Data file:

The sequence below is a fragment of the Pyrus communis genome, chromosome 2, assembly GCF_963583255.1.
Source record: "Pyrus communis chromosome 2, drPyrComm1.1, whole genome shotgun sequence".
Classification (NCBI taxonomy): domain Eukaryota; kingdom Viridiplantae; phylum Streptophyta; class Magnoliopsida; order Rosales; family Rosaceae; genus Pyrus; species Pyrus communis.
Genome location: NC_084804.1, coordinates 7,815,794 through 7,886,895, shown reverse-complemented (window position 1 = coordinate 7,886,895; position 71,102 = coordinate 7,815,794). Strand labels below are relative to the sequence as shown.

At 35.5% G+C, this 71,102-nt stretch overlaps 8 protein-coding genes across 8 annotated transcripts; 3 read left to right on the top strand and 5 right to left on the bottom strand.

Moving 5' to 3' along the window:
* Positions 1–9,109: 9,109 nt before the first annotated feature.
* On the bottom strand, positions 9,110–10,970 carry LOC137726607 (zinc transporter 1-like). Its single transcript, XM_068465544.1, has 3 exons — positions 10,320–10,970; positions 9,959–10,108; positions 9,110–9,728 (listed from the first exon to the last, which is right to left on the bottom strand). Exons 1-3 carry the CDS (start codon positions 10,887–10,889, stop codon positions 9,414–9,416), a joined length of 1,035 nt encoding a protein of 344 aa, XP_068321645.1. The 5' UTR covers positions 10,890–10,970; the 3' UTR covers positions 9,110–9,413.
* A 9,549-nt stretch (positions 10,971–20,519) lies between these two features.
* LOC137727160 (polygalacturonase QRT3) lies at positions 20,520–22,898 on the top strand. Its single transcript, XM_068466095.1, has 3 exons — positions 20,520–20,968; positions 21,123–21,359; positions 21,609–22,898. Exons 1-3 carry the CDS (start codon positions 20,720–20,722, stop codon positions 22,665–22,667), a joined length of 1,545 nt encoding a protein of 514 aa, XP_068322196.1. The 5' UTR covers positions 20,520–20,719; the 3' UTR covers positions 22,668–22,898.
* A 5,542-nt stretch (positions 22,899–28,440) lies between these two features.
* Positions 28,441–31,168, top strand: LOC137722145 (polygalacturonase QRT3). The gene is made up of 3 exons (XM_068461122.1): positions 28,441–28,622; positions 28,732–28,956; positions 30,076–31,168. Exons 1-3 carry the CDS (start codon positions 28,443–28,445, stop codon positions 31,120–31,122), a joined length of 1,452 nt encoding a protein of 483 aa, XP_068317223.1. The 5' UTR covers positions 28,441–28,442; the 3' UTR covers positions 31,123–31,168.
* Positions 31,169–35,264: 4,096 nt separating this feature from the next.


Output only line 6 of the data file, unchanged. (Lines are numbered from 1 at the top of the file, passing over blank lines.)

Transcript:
Moving 5' to 3' along the window: